Career Code: Birchbox CEO Katia Beauchamp
In honor of Hillary Kerr and Katherine Power’s upcoming book, The Career Code: Must-Know Rules for a Strategic, Stylish, and Self-Made Career ($12), we’re kicking off an interview series featuring 17 questions (in honor of the book’s 17 chapters) about the work lives of the most inspirational female leaders in the beauty industry.
Unless you've removed yourself from society and all media for the past six years, there's a good chance you've heard of the beauty subscription box service giant Birchbox. The first of its kind, the company's original basis is that for $10 a month, five custom-tailored product samples will be sent to your door along with corresponding information on how to use them. If you fall in love with the samples (which you're sure to do), you can purchase the full-sized product on the Birchbox website, or if you're in the NY metro area, you can visit their brick-and-mortar store in SoHo. But it doesn't end there—Birchbox is growing by the minute, breaking into a social-only brand campaign where you can purchase products on Instagram using the hashtag #BirchboxCart. But enough of our side of the story—we tapped the brain of co-founder and CEO Katia Beauchamp to learn how she's helped grow and cultivate such a beloved brand.
"I'm obsessed with building a beauty company for women who aren’t obsessed with beauty. We're awakening their interest in the category through a shopping experience that’s easy, delightful, and personalized. On a day-to-day basis, I spend a lot of time in meetings getting updates from the team and speaking to external partners."
"I’m not the one with all of the answers and ideas. I know it's so much about the team, their ideas, and their ownership. My job is to set them up for success."
"I wore an unfortunate black suit with unfortunate shoes. This was to my Estée Lauder internship interview."
"Elon Musk. His level of thinking is going to change the world. I love how big and bold his ideas are. It shows people that even if every idea doesn’t work, they should allow themselves to ask bigger questions and face things that are completely impossible."
"WWD, John Oliver, NPR—five-min podcasts sometimes two times a day—and CEW. I quickly scan Twitter and look for things that are relevant in the business world from Forbes, Fortune, Pando, Inc., etc. Oh, and I also love the 'What’s Trending?' segment on Today."
"I didn’t negotiate my compensation for an internal transfer. I encourage people to practice the behavior of asking for more and set the tone that you think you’re valuable in a reasonable way."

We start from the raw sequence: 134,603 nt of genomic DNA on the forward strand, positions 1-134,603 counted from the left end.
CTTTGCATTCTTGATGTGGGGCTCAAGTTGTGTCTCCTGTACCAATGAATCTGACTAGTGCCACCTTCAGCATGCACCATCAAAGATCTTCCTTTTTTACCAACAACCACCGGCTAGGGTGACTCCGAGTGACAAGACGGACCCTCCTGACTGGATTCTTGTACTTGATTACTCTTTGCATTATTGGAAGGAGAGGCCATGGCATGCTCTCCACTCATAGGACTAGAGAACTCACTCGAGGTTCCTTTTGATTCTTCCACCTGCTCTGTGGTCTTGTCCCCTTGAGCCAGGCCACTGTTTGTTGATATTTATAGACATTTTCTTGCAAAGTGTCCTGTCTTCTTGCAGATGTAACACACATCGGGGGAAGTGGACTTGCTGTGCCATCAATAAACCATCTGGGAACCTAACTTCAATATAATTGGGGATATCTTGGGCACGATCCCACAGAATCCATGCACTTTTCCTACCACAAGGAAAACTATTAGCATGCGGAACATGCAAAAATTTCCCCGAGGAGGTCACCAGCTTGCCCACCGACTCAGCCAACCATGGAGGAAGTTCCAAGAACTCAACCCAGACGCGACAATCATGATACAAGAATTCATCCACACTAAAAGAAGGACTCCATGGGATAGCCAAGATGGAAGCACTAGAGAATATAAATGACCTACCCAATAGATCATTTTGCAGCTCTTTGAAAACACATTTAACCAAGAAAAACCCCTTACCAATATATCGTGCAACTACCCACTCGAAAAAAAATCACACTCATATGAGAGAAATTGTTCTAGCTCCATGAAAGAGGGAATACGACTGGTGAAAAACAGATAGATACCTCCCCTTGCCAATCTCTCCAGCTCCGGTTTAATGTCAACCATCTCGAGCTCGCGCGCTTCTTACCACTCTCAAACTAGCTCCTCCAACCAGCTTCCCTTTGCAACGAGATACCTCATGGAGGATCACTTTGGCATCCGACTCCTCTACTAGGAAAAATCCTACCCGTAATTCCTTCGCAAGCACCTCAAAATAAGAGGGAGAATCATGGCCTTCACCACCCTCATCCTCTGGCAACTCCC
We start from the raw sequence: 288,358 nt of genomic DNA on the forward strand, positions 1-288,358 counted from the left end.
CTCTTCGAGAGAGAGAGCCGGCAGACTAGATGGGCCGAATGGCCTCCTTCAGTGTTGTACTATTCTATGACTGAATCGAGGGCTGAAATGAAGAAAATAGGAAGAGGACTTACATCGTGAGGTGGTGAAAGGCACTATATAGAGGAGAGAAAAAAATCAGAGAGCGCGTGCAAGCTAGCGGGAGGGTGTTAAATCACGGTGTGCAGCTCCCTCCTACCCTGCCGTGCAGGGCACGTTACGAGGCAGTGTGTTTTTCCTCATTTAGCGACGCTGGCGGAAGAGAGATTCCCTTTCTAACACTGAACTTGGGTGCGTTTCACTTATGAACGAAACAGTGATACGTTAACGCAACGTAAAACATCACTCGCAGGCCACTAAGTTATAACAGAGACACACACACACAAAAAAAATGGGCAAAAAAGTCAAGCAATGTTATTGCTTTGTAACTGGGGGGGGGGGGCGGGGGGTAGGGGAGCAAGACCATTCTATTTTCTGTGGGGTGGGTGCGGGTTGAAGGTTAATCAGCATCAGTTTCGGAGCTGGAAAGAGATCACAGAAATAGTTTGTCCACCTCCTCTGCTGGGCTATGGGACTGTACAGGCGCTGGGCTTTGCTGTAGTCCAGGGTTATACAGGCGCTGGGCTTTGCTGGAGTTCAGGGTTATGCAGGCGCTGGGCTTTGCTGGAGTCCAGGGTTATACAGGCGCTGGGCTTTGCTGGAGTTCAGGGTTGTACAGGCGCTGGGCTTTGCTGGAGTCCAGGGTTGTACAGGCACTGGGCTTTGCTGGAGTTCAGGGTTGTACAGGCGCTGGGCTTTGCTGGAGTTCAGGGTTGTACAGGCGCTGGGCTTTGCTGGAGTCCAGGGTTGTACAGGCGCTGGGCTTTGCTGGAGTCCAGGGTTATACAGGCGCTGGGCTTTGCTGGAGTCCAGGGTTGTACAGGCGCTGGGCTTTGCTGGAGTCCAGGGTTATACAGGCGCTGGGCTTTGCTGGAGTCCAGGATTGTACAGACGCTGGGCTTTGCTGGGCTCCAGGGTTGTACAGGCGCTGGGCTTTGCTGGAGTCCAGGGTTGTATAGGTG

"Jeans and a jacket, and I take a little more time on the eyebrows."
"High energy but very deliberate. She knows I try to make the most out of every minute and am devastated when a meeting is a waste of time. I like to set a good example for caring about people’s careers and personal lives. And I must eat all three meals a day."
"Family time. Seeing the kids and my husband refuels me. Their dancing and silliness is so fun, it just grounds you. I also love SoulCycle."
"Openly. In my mind, it’s important to tell the person as early as possible and be open about why so your manager has an opportunity to learn. Do so from a calm and cool place—if there are heated feelings, wait for it. The world is a small place, you never know if you’re going to work together again."
"Not salad. It’s a lot of dumplings, pad-Thai, and tacos."
"I’m a contrarian—I think millennials are amazing to work with. My personal take is that even when I graduated college, we didn’t have enough access to information. The amount of knowledge people consume—even at age 22—impacts who can contribute more to the larger organization. Junior-level people need to have a level of self-awareness of consumed experience versus actual experience. They need self-awareness on how to best contribute. The most common mistake I see among my peers is not being excited to harness the beauty of the millennial—they have many qualities that make them huge assets, like their creativity, ability to multitask, willingness to try hard things, and just go for it."
"@marieclairemag—it's the level of celebrity news that I want to consume and they widen the definition of celebrities to include business people; @sincerelyjules—I love her fashion;
@tataharper—mom, entrepreneur, truly passionate about her craft. Friend goal: @evachen212—I’m going to learn something from her every time, whether it’s fashion-related or a new feature on Instagram; it’s fun and cool and I’m learning all the time. And @yoga_girl—it's inspirational."
"In the morning, I spend 30 minutes with the kids and no phone. It helps ground me and center myself and actually have off time. In the evening, I try to get in an hour per night at the very least just with the kids and my husband."
"Trying to build an exceptional company is supposed to be exceptionally hard—that’s what we signed up for."
"Right now, we’re changing the perception that we’re just a beauty subscription company. We’re laser-focused on building a destination for the everyday beauty consumer. We like to think of ourselves as a beauty company for non-beauty people—we help them explore beauty in an efficient, non-intimidating way. We’re excited about rallying around our customer. We recently launched a new social-first brand campaign featuring two real Birchbox customers who are busy badass women. They’ve been able to discover new beauty products around Birchbox that work for their multi-tasking lives."
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